Posted under NeoCons
Much has been written about the ethical shortcomings of Condoleezza Rice and other top officials in the Bush administration, but attempts to understand their psychology have usually degenerated into Maureen Dowd-inspired sneers. This marvelous piece is the exception. Rather than condemn or lampoon, it simply presents overlooked accounts of Rice’s early life to uncover the most significant influences on the mind of America’s present Secretary of State. It’s rather startling:
“Before Korbel’s class,” Mabry points out, “Condoleezza had only glimpsed the world of international power and intrigue while sitting with her father watching the nightly news, worrying about Castro’s missiles.” Korbel was a defender, according to Mabry, of the Stalin-Hitler pact, which the Central European-born professor saw “as another example of Stalin’s strategic genius and his success in building the Soviet state.” According to Elizabeth Bumiller, when Rice heard him lecture, she “fell in love” — the phrase she has used in virtually every interview she has given about this moment in her life. …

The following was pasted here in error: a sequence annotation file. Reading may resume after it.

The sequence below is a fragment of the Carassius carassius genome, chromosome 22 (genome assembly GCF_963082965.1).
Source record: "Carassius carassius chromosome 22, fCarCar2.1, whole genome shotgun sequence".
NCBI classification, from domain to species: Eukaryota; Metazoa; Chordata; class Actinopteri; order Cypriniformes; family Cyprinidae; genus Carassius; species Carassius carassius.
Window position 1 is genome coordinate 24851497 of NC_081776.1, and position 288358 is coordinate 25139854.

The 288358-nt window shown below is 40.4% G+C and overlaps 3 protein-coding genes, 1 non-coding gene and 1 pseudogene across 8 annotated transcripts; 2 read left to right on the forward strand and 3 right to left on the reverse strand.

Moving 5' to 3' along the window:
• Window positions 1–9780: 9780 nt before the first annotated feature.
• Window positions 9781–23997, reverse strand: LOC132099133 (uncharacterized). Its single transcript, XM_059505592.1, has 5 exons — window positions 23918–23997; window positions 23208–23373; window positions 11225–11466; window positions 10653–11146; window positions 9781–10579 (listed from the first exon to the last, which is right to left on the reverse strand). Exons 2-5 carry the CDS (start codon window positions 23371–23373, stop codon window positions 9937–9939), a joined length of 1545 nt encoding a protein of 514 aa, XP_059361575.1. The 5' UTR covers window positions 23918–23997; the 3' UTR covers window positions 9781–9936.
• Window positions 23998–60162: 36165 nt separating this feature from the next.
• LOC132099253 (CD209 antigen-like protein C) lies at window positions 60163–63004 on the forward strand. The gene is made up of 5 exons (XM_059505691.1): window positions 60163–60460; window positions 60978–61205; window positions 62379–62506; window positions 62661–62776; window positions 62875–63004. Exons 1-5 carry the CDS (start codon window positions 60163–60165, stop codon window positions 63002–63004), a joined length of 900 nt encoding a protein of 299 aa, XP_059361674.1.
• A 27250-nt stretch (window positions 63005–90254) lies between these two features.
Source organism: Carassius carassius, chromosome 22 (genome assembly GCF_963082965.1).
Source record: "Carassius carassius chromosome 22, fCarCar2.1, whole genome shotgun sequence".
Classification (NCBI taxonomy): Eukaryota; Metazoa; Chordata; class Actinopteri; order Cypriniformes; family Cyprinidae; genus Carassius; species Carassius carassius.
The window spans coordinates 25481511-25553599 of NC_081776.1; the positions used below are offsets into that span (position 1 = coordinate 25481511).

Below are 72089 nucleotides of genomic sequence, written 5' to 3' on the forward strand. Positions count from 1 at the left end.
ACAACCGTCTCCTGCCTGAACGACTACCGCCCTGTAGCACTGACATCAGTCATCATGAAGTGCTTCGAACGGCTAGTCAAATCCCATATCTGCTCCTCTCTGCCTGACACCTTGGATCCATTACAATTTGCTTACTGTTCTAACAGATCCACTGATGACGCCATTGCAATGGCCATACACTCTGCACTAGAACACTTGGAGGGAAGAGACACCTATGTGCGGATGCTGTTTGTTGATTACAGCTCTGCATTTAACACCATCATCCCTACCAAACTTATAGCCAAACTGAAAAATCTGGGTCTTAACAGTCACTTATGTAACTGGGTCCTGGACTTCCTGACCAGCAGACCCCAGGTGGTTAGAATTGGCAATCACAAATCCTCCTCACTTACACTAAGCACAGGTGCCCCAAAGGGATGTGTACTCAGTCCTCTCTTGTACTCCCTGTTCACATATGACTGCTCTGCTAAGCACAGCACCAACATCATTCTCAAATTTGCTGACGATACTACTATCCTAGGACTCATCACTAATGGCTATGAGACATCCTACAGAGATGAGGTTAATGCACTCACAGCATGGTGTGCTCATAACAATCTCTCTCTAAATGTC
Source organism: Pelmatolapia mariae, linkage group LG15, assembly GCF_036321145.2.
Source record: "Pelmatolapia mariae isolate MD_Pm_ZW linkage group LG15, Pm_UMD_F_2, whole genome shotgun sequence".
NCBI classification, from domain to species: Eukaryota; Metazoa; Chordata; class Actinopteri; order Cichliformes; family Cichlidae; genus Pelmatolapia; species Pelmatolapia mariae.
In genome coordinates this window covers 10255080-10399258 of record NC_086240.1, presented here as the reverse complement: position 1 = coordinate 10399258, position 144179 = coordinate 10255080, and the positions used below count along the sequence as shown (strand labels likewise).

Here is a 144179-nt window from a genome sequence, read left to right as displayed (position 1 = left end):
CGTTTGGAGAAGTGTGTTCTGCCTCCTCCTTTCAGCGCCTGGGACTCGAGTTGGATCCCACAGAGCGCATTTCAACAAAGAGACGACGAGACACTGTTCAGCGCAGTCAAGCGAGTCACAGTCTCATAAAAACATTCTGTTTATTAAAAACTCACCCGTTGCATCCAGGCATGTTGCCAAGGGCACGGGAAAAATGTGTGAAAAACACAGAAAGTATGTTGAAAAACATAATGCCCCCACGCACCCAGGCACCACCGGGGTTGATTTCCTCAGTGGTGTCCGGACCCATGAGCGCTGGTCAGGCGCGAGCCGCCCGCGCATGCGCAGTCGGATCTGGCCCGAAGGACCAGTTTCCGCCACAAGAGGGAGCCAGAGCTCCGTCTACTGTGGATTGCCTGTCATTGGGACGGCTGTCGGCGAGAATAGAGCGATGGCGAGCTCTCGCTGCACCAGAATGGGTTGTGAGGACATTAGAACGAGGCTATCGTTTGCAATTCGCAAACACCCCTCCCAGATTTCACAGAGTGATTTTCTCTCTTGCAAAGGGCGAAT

The lecture that so transfixed Rice was about the ruthless maneuvering and consolidation of power that allowed Stalin to propel himself from general secretary of the Communist Party to effective dictator of the Soviet Union. … Terry Karl, a Stanford political science professor who later taught with Rice, [said] … “Like some political scientists of the time, she was impressed with the efficiency and effectiveness of how the Communist parties exercised power.”
A Stanford faculty member quoted by Mabry noticed that when Rice became the university’s provost in the 1990s, communicating with her “was like talking to a brick wall. You’d try to say something, and she would say [banging on the table], ‘No, no, no!’ All I could think of was Khrushchev banging the shoe at the UN … She was a Sovietologist; she learned her lesson well from her subjects.”
It’s interesting how the belligerent and impermeable Neocon ideology, based as it is on its Trotskyite roots, exudes an abstract, martial appeal on such an emotional level. Rice, it appears, still holds a schoolgirl’s crush on the mythical man on a white horse, and is swept away by the display of raw power and male decisiveness, not unlike some female pro-war bloggers.
No wonder she never married. What flesh-and-blood man could measure up to her Spartan fantasy?